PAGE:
The adjustment taking place in the Cuban market is not about politics, but economics and regulation. One of the things that Bloomberg got right is that our airlines, “with no idea about demand, were overly ambitious when they jousted for the limited routes allowed by U.S. regulators. With a mandate for only 110 daily U.S. flights – 20 into Havana, the most popular destination – the carriers tumbled over each other last year to get a piece of the pie, leaving the island oversubscribed.”
It isn’t a surprise that Silver and Frontier are folding their tents, or that carriers like JetBlue have cut back. In a globalized economy, and with a new, emerging market, this happens all the time. Our friend the economist observes: “Airlines spend millions on programs to strategically and tactically game prices and routes, and flights to Cuba are now part of that game. Entrants will come and go, seasonal variations may increase, demand will be sensitive to US economic trends. All of this is normal. Year over year, the market continues to grow. That is the fundamental fact to date.”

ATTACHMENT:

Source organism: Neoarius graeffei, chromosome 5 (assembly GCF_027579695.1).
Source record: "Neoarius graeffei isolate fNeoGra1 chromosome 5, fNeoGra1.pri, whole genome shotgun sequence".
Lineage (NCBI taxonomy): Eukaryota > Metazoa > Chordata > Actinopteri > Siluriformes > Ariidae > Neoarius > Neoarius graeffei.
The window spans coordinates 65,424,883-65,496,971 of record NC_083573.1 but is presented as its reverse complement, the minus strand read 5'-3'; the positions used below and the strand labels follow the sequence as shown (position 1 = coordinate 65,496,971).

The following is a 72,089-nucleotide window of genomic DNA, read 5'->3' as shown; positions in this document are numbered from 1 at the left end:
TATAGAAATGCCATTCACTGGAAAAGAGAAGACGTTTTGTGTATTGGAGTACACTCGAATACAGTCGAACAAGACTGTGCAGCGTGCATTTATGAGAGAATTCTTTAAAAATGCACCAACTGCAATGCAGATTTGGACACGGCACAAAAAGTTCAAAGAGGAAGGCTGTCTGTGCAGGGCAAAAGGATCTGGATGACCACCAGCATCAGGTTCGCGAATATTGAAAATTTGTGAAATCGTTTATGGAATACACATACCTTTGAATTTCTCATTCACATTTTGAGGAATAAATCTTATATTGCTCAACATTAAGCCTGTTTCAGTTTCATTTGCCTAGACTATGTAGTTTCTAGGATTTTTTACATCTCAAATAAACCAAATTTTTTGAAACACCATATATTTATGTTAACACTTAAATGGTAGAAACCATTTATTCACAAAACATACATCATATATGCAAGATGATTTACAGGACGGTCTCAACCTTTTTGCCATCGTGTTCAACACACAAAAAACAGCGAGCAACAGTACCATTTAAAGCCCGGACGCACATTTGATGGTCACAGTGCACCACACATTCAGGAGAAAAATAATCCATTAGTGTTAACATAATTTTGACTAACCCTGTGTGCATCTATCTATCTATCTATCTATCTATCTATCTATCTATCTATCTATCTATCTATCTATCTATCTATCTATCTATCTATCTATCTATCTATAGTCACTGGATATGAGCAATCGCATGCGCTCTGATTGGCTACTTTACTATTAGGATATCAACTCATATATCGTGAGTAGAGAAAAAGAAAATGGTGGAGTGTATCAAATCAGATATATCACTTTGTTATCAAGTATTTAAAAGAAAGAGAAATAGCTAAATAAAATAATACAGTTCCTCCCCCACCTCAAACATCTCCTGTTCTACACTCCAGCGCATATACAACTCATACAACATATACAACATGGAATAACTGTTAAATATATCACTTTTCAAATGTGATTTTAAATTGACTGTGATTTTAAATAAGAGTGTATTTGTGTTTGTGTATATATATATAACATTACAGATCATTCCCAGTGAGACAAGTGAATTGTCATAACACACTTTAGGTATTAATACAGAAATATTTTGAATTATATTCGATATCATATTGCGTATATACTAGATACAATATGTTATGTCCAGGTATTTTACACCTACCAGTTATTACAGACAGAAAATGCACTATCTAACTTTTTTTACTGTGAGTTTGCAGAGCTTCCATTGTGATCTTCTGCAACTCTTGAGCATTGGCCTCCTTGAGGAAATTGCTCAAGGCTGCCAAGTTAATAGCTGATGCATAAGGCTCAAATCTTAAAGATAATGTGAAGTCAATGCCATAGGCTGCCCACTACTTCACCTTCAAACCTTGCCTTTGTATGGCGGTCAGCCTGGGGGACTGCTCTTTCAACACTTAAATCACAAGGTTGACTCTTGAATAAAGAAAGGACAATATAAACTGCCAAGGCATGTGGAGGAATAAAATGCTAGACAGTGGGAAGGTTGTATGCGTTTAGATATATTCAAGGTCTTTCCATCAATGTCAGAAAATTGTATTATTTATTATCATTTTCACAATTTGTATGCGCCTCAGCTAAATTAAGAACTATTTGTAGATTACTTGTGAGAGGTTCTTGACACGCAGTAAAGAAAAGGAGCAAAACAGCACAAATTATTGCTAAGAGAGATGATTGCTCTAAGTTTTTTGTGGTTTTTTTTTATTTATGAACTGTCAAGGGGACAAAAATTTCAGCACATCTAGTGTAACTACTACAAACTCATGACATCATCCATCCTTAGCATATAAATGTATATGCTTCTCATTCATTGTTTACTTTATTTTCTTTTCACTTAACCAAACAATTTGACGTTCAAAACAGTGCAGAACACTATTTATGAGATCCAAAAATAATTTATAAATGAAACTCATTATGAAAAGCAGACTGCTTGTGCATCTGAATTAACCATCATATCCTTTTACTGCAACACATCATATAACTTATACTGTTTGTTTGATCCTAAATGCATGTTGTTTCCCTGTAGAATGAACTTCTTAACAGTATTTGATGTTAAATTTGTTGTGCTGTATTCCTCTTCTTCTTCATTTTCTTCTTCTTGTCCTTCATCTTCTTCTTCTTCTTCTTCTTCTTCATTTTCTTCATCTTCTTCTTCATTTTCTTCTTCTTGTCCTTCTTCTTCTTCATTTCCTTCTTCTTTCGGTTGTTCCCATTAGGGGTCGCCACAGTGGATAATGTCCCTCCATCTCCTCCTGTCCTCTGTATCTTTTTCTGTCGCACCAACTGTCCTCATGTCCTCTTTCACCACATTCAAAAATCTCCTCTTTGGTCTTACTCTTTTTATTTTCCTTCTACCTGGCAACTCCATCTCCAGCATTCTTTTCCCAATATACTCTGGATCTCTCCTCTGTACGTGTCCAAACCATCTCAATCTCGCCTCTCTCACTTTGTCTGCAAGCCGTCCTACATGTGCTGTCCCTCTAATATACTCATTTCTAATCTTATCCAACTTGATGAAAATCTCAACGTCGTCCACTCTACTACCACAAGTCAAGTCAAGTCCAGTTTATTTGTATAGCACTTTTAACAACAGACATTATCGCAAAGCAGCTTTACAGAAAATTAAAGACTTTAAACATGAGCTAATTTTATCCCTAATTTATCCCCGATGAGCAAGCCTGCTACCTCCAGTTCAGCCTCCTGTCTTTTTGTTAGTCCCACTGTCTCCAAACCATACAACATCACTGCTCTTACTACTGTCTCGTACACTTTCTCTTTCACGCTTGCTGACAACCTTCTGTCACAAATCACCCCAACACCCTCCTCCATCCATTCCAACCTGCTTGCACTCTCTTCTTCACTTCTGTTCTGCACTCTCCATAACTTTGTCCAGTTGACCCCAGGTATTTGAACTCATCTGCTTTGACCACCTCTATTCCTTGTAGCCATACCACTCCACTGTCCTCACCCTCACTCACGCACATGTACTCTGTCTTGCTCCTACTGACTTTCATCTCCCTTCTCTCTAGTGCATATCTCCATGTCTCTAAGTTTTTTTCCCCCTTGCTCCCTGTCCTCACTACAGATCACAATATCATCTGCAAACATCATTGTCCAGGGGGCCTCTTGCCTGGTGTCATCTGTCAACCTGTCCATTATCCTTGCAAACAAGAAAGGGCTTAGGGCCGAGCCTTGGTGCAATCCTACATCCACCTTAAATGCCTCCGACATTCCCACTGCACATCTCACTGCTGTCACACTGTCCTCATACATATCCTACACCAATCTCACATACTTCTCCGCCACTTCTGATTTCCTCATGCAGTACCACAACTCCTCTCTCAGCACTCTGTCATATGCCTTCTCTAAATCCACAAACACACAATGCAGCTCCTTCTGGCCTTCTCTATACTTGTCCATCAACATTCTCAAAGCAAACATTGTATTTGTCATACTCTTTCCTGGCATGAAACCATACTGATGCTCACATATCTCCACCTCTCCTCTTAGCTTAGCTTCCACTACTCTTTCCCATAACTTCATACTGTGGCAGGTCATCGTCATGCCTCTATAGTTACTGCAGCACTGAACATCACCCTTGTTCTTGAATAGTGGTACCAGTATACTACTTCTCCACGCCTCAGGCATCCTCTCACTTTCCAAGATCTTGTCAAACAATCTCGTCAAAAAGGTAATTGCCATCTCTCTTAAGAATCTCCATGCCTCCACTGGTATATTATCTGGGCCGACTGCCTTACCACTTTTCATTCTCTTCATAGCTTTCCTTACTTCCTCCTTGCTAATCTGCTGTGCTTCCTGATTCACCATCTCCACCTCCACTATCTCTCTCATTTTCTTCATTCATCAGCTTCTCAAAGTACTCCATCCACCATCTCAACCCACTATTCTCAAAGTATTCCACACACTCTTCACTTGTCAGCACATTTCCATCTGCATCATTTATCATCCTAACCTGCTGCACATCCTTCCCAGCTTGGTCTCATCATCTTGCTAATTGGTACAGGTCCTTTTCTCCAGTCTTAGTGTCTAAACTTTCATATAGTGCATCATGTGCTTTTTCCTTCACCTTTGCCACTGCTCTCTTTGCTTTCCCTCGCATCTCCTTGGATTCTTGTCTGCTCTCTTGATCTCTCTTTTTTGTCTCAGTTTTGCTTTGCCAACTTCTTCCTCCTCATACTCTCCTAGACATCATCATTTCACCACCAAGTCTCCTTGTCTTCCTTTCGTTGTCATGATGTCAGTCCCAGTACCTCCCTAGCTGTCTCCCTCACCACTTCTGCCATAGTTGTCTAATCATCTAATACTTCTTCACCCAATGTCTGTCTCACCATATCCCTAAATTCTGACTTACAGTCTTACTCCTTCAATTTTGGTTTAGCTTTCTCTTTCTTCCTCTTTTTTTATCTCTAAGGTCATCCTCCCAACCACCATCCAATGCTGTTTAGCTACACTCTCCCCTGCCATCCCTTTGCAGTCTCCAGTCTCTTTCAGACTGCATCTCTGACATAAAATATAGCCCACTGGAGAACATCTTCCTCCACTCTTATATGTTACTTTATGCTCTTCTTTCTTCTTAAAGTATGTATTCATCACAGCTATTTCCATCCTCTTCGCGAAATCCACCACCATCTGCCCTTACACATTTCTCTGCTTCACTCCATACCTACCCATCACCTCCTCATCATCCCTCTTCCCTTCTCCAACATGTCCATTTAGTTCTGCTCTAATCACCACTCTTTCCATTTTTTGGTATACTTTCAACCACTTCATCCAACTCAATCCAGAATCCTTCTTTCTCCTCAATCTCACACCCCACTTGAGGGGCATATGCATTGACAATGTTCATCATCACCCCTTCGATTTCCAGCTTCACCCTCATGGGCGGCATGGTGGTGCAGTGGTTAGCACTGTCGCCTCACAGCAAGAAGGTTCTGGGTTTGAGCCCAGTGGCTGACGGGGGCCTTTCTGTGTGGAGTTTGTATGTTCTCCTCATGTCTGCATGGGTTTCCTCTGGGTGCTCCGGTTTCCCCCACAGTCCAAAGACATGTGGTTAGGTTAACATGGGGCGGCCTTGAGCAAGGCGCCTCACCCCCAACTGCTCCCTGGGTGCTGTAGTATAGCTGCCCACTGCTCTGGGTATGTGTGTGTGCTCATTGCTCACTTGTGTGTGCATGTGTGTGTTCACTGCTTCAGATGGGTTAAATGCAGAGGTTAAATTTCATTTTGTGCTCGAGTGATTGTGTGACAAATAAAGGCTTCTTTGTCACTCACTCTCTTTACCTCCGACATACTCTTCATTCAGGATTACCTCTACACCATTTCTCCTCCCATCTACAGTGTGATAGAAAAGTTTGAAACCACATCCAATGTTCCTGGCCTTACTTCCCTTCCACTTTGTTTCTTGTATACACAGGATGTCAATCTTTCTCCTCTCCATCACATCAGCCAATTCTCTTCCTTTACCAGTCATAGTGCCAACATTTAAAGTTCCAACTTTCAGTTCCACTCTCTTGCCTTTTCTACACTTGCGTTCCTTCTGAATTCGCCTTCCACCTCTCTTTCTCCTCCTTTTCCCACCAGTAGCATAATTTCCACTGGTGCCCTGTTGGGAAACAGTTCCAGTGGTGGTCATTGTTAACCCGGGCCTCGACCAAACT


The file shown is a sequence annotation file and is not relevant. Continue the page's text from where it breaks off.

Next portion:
The market is going to continue to adjust, and Cuba’s government and its tourism industry will have to be part of that adjustment if it wants first-time travelers to return, rather than losing them to equally warm and less expensive destinations in the Caribbean.
But, the airlines need to step up as well. They’re running this advertisement in Washington, appealing to President Trump to protect American jobs and to enforce the so-called “Open Skies” Agreement which, they say, benefits U.S. airlines, workers, and passengers.
If they want to continue doing business in Cuba, their voices need to be heard – loudly, urgently, presently – to stop the administration or Congress from rolling back our hard won rights to visit Cuba now, and urge the end of the unconstitutional ban on tourist travel as soon as possible.
Cuba isn’t North Korea, and America needs to act like America and demonstrate it knows the difference.